Rebekah is a senior transferring from Shoreline Community College in Seattle. She is working towards a BA in Psychology and is interested in helping children with trauma. She hopes to pursue a career as a clinical psychologist.
Jack is currently a third year student at Hawai’i Pacific University. After earning his Bachelors of Arts Degree in Psychology, Jack plans to attend graduate school to earn a Psy.D in Clinical Psychology. In his free time, Jack enjoys hiking, traveling, and photography.
Michelle was born and raised in Honolulu, Hawaii. She is currently a senior at the University of Hawaii at Manoa pursuing a Bachelors of Education (B.Ed) in Secondary Education with a focus in Psychology. Interested in social and developmental psychology and inspired by her love for working with children and teaching, she aims to continue her education in graduate school studying school psychology. On her free time, she enjoys hanging out with friends and family, hiking and traveling.
Robin is currently a 4th year student pursuing a Bachelors of Science Degree in Psychology at the University of Hawaii at Manoa. After graduating with his degree in psychology, he wishes to continue his education into the medical field by either applying to nursing or medical school. Robin loves being involved with his community as he helps volunteer and run different on-campus organizations such as HOSA and the Atherton YMCA.
Kaʻiuonalani was born and raised in Hawaiʻi. She is a senior at UH Mānoa pursuing her BS degree in Psychology. She plans to continue her education in graduate school doing research in social psychology and working towards her Masters or PhD degree.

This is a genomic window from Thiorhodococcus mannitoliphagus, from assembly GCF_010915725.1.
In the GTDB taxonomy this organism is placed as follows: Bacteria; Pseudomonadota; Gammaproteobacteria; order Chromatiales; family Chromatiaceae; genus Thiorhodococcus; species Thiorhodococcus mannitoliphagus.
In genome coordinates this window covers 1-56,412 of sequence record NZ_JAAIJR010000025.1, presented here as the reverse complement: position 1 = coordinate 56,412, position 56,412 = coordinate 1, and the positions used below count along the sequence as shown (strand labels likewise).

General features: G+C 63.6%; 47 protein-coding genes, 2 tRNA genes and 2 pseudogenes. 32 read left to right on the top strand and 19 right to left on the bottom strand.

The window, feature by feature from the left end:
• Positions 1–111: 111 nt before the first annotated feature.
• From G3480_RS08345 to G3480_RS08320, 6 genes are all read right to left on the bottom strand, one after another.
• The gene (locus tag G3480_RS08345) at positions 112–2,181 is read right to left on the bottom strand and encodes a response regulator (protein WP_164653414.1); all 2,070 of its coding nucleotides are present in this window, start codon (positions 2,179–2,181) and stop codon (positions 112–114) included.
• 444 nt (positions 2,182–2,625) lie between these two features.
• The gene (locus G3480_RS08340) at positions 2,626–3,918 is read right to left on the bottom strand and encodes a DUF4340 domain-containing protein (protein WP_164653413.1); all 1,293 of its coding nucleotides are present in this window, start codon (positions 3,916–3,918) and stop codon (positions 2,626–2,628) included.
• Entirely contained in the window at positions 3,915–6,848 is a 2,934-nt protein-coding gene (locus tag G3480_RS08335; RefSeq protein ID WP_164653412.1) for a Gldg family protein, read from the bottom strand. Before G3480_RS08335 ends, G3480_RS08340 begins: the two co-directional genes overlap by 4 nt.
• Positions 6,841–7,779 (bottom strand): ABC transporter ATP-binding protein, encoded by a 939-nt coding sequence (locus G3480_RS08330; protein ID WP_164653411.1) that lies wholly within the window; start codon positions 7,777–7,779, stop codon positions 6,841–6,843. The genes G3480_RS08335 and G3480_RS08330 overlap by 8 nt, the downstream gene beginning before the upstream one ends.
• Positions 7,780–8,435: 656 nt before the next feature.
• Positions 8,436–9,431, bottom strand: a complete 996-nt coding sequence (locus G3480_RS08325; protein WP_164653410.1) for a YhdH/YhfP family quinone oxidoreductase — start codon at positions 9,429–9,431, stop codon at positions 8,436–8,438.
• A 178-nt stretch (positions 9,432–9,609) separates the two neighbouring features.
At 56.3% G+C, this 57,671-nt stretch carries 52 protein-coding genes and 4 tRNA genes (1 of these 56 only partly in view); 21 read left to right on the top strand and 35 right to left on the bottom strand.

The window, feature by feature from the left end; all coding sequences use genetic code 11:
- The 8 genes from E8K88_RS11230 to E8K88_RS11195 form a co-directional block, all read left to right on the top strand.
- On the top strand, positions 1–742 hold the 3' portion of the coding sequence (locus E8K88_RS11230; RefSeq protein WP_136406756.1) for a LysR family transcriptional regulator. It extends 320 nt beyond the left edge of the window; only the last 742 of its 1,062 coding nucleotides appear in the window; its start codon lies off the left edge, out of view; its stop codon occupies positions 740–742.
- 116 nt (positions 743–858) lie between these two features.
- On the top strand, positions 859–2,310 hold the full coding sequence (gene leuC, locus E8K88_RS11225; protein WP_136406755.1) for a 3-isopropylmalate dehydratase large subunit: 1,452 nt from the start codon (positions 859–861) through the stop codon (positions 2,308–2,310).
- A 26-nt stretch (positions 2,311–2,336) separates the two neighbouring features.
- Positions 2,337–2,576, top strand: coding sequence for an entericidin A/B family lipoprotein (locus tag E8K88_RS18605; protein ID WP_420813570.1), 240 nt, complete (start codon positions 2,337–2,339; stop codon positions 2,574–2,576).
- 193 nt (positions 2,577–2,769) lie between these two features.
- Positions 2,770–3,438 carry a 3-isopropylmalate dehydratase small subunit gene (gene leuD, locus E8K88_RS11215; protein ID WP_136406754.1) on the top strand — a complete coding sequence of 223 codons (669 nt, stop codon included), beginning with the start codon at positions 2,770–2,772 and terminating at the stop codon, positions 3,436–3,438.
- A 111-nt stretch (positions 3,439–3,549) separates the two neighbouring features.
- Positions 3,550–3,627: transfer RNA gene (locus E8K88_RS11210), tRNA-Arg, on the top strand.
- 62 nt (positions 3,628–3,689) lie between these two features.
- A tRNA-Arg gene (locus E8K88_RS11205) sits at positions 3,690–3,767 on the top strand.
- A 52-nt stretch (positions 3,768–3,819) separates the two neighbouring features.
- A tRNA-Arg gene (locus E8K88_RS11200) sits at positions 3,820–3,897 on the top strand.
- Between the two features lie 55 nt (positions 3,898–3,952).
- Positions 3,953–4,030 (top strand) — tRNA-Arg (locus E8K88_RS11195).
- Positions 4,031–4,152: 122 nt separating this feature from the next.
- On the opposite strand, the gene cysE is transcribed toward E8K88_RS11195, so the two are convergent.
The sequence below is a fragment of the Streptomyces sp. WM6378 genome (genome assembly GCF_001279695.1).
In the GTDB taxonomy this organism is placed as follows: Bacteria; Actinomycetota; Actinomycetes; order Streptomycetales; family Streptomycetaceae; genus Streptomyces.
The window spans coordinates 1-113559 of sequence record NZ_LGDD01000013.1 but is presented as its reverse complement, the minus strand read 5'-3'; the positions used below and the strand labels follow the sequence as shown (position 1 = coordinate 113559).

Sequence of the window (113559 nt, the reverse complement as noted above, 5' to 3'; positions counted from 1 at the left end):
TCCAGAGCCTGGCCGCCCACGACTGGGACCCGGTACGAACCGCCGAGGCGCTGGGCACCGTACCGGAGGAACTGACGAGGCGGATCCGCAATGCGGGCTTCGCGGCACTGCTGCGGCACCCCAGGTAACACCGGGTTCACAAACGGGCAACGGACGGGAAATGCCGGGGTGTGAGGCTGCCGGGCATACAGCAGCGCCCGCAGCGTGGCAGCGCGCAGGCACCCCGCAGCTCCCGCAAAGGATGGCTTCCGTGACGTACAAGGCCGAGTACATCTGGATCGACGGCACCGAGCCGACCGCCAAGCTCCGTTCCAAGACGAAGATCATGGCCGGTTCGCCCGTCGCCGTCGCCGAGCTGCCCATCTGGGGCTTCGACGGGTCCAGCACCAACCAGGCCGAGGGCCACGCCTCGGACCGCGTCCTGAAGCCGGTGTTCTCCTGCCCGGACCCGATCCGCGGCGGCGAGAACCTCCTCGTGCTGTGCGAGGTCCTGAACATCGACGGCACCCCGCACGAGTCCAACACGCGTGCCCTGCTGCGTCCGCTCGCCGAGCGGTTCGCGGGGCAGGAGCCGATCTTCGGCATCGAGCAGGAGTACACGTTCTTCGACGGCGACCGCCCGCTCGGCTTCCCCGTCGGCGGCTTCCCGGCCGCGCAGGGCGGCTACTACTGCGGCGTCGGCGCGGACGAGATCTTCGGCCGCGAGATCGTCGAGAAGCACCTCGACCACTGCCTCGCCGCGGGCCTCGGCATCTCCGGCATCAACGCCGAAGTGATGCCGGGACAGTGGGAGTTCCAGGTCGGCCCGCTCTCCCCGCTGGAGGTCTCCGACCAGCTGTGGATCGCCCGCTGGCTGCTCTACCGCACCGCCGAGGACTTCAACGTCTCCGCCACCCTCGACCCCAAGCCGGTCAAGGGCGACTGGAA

Ann Malluwa Wadu
Ann is a junior at the University of Hawaii at Manoa transferring from Montgomery College in Maryland. She is working towards a BA degree in psychology and the Certificate of Peace Studies. She is also a cadet in the Army ROTC program at UH Manoa. After graduating, Ann plans to continue her education by earning a PhD and ultimately hopes to commission in the US Army as a clinical psychologist. Her research interests include the impact of war-related trauma on children and veterans. With her limited free time, Ann enjoys the beach, hiking, and drinking bubble tea.
Tom is a third year undergraduate student earning a BA in psychology. He is from Pittsburgh, PA and enjoys cooking and making pottery in his free time. After graduating from UH Manoa he plans on pursuing a master’s degree in industrial/organizational psychology. He hopes that his experience in the ISP Lab will inspire his future research interests.
Bio coming soon.
Jeraldine was born and raised in San Francisco, CA. She is a senior at the University of Hawaii pursuing a double major- a B.S. in Psychology and B.A. in Philippine Language and Literature. In the near future, she aims to continue her education and earn her PsyD with an emphasis in family/child psychology. In her free time, she loves beach hopping and hiking with friends.
ISP LAB ALUMNI
Former Graduate/Postdoctoral Students
Chanel Meyers received her Ph.D. in Social Psychology from UH Mānoa in 2018. She graduated from Western Oregon University and was born and raised in Hawaii. Her research interests are broadly in race perception and cultural psychology. Specifically, multiracial group members and issues that pertain to this population, including, but not limited to: well-being and inter/intra-group relations, self-identity, and perception. She is also interested in how environment and culture interact within these issues in all populations. Chanel is currently a post-doctoral scholar at York University working under Dr. Kerry Kawakami.
Ashley Morris received her Ph.D. in Developmental Psychology from UH Mānoa in 2017. She has a B.A. from Wellesley College and an M.A. from UH Mānoa. Her research focuses on social-cognitive development of preschool-aged children. Specifically, she is interested in how children learn to seek information from the world around them (e.g., parents, peers, media). She has worked on projects about parent-child conversations about autobiographical memory, early development of infants at risk for developing autism, and Native Hawaiian parental beliefs about young children's learning. Her future research plans include looking at how parent-child conversations may work together with media to encourage children to engage in science topics. For more information, please click here. Ashley is currently a faculty member at Leeward Community College.